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Original Article 1, Issue 6.2

A Pilot Study: Is Snoring During Pediatric Dental Procedures Indicative of Obstructive Sleep Apnea?

http://dx.doi.org/10.15331/jdsm.7068

Harmeet K. Chiang, DDS, MS1; Riley J. Robinson, BS1; Al M. Best, PhD1; Tegwyn H. Brickhouse, DDS, PhD2; David J. Leszczyszyn, MD, PhD3

1School of Dentistry, Virginia Commonwealth University, Richmond, VA; 2Department of Oral Health Promotion and Community Outreach, Virginia Commonwealth University, Richmond, VA; 3Center for Sleep Medicine, Virginia Commonwealth University, Richmond, VA;

ABSTRACT

Study Objectives:

To determine whether pediatric snoring during sedation could be used to screen for obstructive sleep apnea (OSA) by pediatric dentists.

Methods:

Pediatric dental patients requiring moderate sedation with American Society of Anesthesiologists  (I or II) or Brodsky classification (grade 1 and 2) were identified, recruited, separated in groups of snorers and nonsnorers, and then matched based on body mass index to within ±5%. Parents completed a Pediatric Symptom Checklist (PSC), and Pediatric Sleep Questionnaire (PSQ). OSA was diagnosed using a home sleep monitoring device. Groups were compared using a t-test.

Results:

Overall, 19 children were screened for eligibility and 17 enrolled: 10 who snored (59%) and 7 control participants. Although children who snored during sedation had a nominally higher respiratory disturbance index (RDI) (mean = 5.3 vs. 4.3), this difference was not statistically significant (p > 0.7). Using a cutoff RDI > 5 to indicate significant OSA, 5 of 8 in the snorer group and 2 of 4 in the nonsnorer group met this criterion. Conversely, one nonsnoring participant had a maximum relative loudness of 27dB, which resulted in a nominally higher group mean than the snoring group. The questionnaire results of both the PSC and PSQ average was 5 points higher in the snoring group but the difference was not statistically significant (PSQ p = 0.056, PSC p > 0.4).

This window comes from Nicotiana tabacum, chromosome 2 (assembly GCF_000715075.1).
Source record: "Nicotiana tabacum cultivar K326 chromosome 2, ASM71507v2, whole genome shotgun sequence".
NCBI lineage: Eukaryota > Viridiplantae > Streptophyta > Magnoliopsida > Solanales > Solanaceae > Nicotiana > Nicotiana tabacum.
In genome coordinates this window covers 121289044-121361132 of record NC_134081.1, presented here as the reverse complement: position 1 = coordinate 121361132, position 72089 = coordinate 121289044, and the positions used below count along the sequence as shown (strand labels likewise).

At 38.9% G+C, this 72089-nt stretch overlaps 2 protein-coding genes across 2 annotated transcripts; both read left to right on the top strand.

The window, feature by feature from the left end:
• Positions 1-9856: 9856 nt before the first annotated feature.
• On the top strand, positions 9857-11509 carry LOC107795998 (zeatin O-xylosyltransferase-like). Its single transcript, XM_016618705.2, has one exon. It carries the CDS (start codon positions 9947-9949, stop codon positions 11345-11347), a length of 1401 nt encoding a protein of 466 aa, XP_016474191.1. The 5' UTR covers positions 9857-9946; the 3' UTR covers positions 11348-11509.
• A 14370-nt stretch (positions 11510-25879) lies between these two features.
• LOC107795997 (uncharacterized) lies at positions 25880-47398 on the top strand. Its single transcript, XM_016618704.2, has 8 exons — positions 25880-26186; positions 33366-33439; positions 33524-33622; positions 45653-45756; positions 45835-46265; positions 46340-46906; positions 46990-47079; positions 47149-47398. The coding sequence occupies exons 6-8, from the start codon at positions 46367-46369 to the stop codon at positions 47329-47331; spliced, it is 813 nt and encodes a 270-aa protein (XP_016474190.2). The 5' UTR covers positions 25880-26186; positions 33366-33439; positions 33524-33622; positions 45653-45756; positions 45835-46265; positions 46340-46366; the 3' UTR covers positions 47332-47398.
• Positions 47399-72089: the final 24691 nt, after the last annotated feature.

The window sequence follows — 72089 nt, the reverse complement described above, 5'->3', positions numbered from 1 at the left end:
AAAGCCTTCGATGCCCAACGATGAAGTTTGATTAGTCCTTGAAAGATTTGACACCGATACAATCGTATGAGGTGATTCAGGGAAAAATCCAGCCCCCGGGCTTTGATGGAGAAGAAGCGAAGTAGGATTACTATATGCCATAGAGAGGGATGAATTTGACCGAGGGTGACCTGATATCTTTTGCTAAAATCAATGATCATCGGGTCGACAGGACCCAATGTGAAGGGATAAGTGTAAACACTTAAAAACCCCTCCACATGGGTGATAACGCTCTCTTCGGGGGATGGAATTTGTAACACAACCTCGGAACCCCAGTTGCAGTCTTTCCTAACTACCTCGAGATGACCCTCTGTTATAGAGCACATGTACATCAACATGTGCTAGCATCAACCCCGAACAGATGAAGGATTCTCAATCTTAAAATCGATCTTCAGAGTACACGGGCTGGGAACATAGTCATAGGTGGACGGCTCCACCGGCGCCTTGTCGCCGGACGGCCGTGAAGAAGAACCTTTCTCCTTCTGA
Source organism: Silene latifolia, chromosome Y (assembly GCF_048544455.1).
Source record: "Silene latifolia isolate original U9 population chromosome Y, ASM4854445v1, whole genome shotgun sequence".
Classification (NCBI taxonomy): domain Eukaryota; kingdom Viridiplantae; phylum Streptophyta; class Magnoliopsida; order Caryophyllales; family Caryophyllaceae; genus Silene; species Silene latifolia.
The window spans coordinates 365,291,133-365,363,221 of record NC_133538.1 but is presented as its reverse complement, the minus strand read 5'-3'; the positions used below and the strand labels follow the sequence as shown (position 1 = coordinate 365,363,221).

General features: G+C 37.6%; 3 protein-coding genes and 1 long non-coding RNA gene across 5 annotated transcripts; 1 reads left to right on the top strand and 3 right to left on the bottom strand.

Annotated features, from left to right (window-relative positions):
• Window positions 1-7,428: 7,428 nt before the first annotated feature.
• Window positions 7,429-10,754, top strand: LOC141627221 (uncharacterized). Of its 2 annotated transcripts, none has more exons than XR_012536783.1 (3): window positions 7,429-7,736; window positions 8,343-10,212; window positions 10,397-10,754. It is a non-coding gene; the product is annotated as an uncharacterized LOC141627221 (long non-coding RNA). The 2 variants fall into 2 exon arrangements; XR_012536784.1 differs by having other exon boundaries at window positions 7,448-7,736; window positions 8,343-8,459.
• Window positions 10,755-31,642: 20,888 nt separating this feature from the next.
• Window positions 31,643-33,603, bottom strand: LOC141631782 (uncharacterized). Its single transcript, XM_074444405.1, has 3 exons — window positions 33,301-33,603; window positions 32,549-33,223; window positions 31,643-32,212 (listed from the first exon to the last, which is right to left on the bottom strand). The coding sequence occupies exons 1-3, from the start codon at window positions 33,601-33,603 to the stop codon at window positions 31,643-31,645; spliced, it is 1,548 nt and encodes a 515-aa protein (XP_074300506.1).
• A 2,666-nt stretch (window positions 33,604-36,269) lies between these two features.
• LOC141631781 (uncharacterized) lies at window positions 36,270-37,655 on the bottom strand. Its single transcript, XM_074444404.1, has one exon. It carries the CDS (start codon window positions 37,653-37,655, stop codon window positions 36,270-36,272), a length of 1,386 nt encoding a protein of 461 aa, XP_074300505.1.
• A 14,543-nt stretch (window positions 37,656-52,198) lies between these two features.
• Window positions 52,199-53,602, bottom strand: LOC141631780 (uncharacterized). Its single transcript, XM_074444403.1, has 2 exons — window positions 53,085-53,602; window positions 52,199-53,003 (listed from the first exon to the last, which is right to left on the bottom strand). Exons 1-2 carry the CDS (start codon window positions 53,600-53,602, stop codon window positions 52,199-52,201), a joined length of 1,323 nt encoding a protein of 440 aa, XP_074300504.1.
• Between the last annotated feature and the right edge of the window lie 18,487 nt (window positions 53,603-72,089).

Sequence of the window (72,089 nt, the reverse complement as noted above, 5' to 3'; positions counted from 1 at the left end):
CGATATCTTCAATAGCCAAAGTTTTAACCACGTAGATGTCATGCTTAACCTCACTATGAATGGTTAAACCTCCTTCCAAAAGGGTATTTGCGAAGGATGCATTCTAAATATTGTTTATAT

Conclusions:

Snoring alone during pediatric dental procedures does not appear to be indicative of obstructive sleep apnea. Recognition of pediatric sleep apnea may be enhanced through questionnaires and adding snore analysis to home-based sleep apnea screening.

Keywords:

moderate sedation, obstructive sleep apnea, OSA, pediatric dentist, screening

Citation:

Chiang HK, Robinson RJ, Best AM, Brickhouse TH, Leszczyszyn, DJ. A Pilot Study: Is Snoring During Pediatric Dental Procedures Indicative of Obstructive Sleep Apnea?. J Dent Sleep Med. 2019;6(2)

INTRODUCTION

Obstructive sleep apnea (OSA), also referred to as obstructive sleep apnea/hypopnea syndrome, is a sleep disorder characterized by obstructive apneas and hypopneas that occur due to hindrance in the upper airway resulting in periodic obstruction in the respiratory gas exchange, eventually leading to sleep interruption.1,2 Additionally, OSA associated with excessive daytime sleepiness is commonly referred to as obstructive sleep apnea syndrome (OSAS). For the purposes of continuity in this study, both OSA and OSAS will be referred to as OSA.

Individuals of all ages are affected by OSA, with increased prevalence among pediatric and adolescent populations.3 Childhood OSA is one of the most common, unrecognized, under-reported, underdiagnosed chronic diseases.3 OSA in adults is defined as apnea that lasts more than 10 seconds, and this is often associated with snoring.1 In children, apneas may last no more than 3 to 4 seconds (2 missed breaths), and these have clearly been associated with oxygen desaturation. Such witnessed apneas have been reported in 5% of children (range 0.5% to 9%). OSA affects 1% to 10% of children, whereas 3% to 12% of children snore.4,5 Studies show that older children are less likely to snore than younger children. OSA has been estimated to affect 2.4% of all children age 2 to 8 years and approximately 500,000 children in the United States overall.6,7